In a recent column, I mock-lamented the lack of a better expression than "tit for tat" to describe the writer’s situation and received not one but two gently chiding notes assuring me that there was indeed another phrase commonly used to express the concept of rote reciprocity. This one was kind of cute:
If not a better, then at least a non-punning expression for "tit for tat" is "quid pro quo." I eagerly await a male reader’s letter complaining of erectile dysfunction and marred by a dangling participle.
And now back to our previously scheduled tedious marital concern.
I recently broke it off with my boyfriend of three years. The thing is, I was married the whole time. I never meant to fall in love with my boyfriend. I met him in a forum I found to talk about my marital problems. He was doing the same, though he got divorced more than a year ago. Before I met him, I was somewhat dissatisfied with the lack of sex and affection in my marriage, but accepted it as my lot in life. I figured my husband was a good man every other way, so I could put up with those problems. With the BF, though, I experienced intense passion, love, and attention. Now that we’ve broken up, it feels like I went from the hot tub into a cold pool.
I want affection. I want my husband to hug me, hold me … to care. I’ve asked him numerous times, but the only way he listens is if I threaten to leave. I guess what I’m asking is, how can I make my husband listen?
Yes. Um. It all depends on what you want him to hear. I’m willing to bet that if you murmured, "Oh, by the way, honey, I’ve been cheating on you for three years every chance I get, and I’m really sad now because I broke up with my cheating-partner, who was much better than you in bed and out, so won’t you please hold me?," he’d listen. Seriously. I’m almost positive.
Look, it may be that your husband was stingy with the demonstration of affection. That can be hurtful, even harmful. It is well within one’s rights to request more demo (more affection is probably another story), but it doesn’t work to treat another person as a sort of affection vending machine: you put in, I don’t know, time, dinners, and blow jobs, and they crank out the sweet words and spontaneous hugs and kisses?
I think more to the point here, though, is that it’s entirely possible that ship has sailed. He may have been insufficiently demonstrative (or actually insufficiently affectionate, who can tell?) due to his own innate temperament or some sort of damage. Your marriage may originally have been short on sex due to low libido (his, apparently) or bad habits or lack of spark. I can’t help guessing, though, that in the intervening three years (at least), you were emotionally (and sometimes physically) absent yourself, and this cannot have escaped his attention. There is a reason why divorce suits on the grounds of infidelity used to cite "alienation of affection." I have to assume your recent behavior has turned a bad situation worse and very likely made the marriage unsalvageable. Sorry!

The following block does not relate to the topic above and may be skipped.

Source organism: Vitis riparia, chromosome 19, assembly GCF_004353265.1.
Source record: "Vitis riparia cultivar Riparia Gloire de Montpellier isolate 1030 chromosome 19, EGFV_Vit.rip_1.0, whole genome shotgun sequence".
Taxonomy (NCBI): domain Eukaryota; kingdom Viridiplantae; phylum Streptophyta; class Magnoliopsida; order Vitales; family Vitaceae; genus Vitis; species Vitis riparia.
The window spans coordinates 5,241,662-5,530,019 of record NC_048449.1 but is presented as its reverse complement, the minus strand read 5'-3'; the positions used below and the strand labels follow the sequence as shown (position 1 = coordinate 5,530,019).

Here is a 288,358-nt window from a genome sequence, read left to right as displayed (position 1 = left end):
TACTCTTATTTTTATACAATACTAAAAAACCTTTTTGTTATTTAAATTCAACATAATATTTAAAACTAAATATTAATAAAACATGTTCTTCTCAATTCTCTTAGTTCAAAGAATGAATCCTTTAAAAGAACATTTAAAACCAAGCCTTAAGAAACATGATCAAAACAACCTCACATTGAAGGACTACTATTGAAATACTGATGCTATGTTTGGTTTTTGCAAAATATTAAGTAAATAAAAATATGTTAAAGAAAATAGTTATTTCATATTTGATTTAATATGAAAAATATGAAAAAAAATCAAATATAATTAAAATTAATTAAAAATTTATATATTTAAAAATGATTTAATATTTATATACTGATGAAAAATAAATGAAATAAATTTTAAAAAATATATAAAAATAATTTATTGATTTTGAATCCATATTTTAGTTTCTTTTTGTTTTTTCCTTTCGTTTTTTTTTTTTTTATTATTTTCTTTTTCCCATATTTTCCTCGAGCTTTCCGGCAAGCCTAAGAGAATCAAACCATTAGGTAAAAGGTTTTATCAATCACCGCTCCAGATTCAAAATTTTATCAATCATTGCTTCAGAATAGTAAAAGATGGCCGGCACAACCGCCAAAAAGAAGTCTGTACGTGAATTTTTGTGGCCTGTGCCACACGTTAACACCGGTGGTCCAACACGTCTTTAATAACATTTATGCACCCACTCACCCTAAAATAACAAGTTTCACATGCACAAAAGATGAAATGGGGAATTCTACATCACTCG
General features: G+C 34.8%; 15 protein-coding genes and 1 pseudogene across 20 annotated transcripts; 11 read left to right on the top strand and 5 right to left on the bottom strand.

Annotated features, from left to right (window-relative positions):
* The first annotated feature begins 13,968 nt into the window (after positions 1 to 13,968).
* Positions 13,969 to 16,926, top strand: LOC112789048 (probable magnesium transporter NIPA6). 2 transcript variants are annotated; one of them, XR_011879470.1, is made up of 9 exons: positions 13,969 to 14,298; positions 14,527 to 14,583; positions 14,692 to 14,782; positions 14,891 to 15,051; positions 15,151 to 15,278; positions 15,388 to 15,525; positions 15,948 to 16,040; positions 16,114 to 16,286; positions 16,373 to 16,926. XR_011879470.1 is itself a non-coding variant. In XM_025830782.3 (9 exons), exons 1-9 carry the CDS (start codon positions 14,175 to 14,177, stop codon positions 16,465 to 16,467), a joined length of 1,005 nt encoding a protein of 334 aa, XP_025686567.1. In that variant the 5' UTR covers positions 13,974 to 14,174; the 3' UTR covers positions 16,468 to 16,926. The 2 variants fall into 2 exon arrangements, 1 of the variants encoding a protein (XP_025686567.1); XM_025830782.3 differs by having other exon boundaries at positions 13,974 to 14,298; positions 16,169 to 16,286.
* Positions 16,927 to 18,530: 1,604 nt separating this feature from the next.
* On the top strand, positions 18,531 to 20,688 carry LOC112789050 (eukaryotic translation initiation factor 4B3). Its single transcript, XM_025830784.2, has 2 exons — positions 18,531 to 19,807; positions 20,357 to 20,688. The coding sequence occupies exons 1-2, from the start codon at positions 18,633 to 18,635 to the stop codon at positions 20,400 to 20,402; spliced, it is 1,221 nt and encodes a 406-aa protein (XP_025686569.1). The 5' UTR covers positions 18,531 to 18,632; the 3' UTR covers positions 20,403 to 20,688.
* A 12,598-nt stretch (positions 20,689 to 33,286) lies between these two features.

No, really, I am. How committed, though, could you really have been to salvaging it? I am a big fan of Internet forums, and I don’t make the mistake that others, less familiar with the concept of chat, might make of thinking that you went there expressly to attract someone new, someone who might really "understand you." If you’d been looking for a date, you could have skipped the chitchat and gone straight to Match.com. You certainly did nothing to avoid attracting and then cleaving unto another dude, though, did you? Don’t you think, as a married woman who was concerned about the state of her marriage (or really, just a married woman, period), that was … unwise?
Gallivanting off with Boyfriend and then complaining, once it’s over, that your husband is just as apparently uninterested in you as before and wondering how do you fix him is not cricket. It isn’t fair to your husband to use him as a somewhat unsatisfactory second-stringer, and worse (at least for you), I don’t think it’s going to work. I think the next time you get mad at him for his inherent or reactive cold-fishiness, you are going to slip up and, instead of merely threatening to leave him, crow that you did, in fact, leave him for three years and he never noticed. And that will be that. I think, since you have nothing good to say for him beyond "he’s a good man and I figured I just had to put up with him," you ought to let him go. Surely being unsatisfied and miserable is not your lot in life, any more than being treated as a combination encumbrance and convenience ought to be his, poor guy.
Got a salacious subject you want Andrea to discuss? Ask her a question!